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Hawaii Tourism is at a 'Tipping Point' of Overtourism

TravelPulse logo TravelPulse 3/20/2019 Alex Temblador
a large body of water: Aerial view of Hawaii's Lanikai Beach © segawa7/iStock/Getty Images Plus Aerial view of Hawaii's Lanikai Beach

While most U.S. travelers are excited about Southwest Airlines' 28 daily flights to Hawaii that will become available by the end of May, many in Hawaii are concerned how the influx of visitors will affect the island if a plan is not put in place to accommodate them.

“We’re not at a crisis point yet. We’re at a tipping point. We have so many visitors, we need to get serious about creating management programs,” Frank Haas told WFAA. Haas is a travel industry veteran who is the former marketing director at the Hawaii Tourism Authority and the former Assistant Dean at the University of Hawaii.

Haas, James Mak, a professor emeritus at the University of Hawaii and Paul Brewbaker, an economist for the Bank of Hawaii, wrote a nine-page white paper last month detailing how Hawaii has failed in managing its tourism.

The white paper begins: “Despite a string of record visitor arrivals now totaling almost ten million annually, Hawaii tourism shows signs of trouble.”

“Hawaii tourism is at risk both for its ability to maintain an acceptable quality of life for residents, quality of experience for visitors, and economic vitality for the state. Hawai‘i tourism has been negatively affected by rapid growth, diminishing economic contributions and the lack of a comprehensive tourism management plan,” it added.

The white paper focused on the over-tourism of the state and explained how even with more tourists visiting the islands, they’re spending less and less money, which isn't good for the economy.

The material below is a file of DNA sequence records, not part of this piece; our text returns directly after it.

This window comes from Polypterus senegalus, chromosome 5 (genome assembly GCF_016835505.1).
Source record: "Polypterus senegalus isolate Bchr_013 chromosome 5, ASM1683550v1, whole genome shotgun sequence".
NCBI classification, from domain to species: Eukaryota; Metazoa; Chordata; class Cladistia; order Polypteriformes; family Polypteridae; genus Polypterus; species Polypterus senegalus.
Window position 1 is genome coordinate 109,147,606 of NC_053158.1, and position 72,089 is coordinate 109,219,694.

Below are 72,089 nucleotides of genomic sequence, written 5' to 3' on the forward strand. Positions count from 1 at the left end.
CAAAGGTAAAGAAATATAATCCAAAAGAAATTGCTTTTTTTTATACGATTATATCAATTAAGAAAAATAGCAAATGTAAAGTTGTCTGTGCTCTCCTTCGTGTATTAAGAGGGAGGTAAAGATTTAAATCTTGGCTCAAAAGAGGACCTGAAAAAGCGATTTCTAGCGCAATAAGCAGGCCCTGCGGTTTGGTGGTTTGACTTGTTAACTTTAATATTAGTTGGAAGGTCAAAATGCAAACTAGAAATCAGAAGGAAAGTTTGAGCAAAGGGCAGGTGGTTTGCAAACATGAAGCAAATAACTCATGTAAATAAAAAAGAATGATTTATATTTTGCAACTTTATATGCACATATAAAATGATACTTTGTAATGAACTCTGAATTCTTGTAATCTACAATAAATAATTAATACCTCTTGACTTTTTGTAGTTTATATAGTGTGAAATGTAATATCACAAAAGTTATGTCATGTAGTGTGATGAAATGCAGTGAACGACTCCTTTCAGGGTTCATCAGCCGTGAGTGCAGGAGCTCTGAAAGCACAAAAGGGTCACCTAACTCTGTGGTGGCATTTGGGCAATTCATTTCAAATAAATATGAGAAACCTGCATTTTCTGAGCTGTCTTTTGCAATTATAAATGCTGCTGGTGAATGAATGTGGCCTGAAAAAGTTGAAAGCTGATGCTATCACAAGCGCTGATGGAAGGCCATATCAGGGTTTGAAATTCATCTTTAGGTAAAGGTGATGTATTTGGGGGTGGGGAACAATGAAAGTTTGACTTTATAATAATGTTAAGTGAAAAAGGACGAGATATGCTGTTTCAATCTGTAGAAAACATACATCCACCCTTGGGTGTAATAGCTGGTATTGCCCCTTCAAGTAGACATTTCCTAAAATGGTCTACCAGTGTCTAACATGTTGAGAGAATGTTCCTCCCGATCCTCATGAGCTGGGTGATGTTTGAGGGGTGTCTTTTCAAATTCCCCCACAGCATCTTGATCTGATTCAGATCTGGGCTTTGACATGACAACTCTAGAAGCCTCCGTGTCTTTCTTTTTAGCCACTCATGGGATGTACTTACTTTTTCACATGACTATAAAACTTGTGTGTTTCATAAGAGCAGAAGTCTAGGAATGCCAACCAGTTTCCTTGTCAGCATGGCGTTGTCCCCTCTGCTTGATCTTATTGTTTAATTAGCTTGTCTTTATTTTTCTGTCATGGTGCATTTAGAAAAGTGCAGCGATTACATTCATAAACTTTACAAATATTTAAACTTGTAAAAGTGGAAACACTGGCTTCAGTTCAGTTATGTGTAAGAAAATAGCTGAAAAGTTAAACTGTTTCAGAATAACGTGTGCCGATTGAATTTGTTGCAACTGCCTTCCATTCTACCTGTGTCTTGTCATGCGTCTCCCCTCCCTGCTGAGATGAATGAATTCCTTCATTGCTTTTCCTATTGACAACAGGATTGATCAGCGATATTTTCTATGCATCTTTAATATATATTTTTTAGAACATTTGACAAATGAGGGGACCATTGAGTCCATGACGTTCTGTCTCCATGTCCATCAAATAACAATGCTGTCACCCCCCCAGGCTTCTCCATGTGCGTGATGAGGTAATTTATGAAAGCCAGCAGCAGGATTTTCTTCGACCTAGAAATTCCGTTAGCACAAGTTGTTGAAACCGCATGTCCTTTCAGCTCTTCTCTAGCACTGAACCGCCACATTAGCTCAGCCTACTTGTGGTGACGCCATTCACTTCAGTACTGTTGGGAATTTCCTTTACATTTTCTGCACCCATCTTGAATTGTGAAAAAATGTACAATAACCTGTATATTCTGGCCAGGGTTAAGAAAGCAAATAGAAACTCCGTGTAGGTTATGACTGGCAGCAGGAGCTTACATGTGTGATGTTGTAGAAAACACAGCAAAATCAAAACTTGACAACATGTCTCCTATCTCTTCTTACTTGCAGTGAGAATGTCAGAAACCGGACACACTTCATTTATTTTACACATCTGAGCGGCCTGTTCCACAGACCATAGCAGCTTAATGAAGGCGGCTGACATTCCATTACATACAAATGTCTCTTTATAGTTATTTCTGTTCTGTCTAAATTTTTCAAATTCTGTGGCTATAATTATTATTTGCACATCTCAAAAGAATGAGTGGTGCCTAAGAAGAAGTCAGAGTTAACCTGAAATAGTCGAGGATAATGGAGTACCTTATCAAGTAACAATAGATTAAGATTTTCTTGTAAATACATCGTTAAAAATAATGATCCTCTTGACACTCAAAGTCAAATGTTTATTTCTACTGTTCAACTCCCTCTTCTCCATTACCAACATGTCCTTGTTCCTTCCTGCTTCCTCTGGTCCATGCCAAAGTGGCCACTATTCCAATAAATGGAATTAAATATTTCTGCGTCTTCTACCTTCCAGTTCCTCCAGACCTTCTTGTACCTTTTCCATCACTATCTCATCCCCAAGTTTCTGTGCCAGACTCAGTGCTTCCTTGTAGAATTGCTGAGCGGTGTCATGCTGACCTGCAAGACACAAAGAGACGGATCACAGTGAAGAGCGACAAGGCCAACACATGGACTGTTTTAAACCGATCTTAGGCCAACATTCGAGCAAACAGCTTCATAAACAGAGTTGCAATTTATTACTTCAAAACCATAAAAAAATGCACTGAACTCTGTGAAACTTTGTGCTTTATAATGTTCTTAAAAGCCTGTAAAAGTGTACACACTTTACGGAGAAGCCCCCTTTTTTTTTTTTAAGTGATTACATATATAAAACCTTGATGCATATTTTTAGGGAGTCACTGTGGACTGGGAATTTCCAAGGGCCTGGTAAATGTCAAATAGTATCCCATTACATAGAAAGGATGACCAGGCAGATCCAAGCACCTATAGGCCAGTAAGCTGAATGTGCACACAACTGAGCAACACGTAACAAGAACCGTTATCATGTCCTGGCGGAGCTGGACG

“While ‘over-tourism’ has become a buzzword resident concerns about ‘too many tourists’ often stem from specific ‘hot spots’ of congestion that have not been effectively managed,” the paper explained.

“We wrote about what a lot of [local] people are already thinking,” Brewbaker said.

With the new Southwest Airlines flights, Hawaii is expecting to receive 4,000 more people a day and the governor is slightly concerned about this.

“We definitely are concerned about managing the number of visitors we have here. We are definitely working to do that,” Gov. David Ige, D-Hawaii, said. The Hawaii Tourism Authority passed on the opportunity to be interviewed.

The Southwest routes are not entirely bad for Hawaii, according to Mak and Haas.

“So, the focus is now trying to attract more high-spending visitors,” Mak said.

“First-time visitors spend more than repeat visitors,” Haas said. “Part of what Southwest [Airlines] brings to the party is bringing in visitors from relatively different markets—the San Jose’s of the world, where we’re more likely to get first-time visitors.”

“If [Southwest Airlines] attracts first-time visitors from these smaller markets, it’ll be good for us. The other aspect for Southwest coming to Hawaii is basically the benefit of competition on inter-island travel. We basically only have one carrier,” Mak said.

Now that Hawaiian Air has some competition with Southwest, Mak predicts Hawaiian Air will drive down their inter-island air transportation prices, which will entice locals to travel among the islands, as well as their flights from stateside states which could help tourists spend more money when they arrive to Hawaii.

All in all, Brewbaker, Haas and Mak are calling for a state level plan for tourism, something that’s not in effect now, but could assist with over-tourism and take full economic advantage of the influx of visitors.

Mak said, “I think what we’ve done is sow the seeds. It may take a decade before we see change.”

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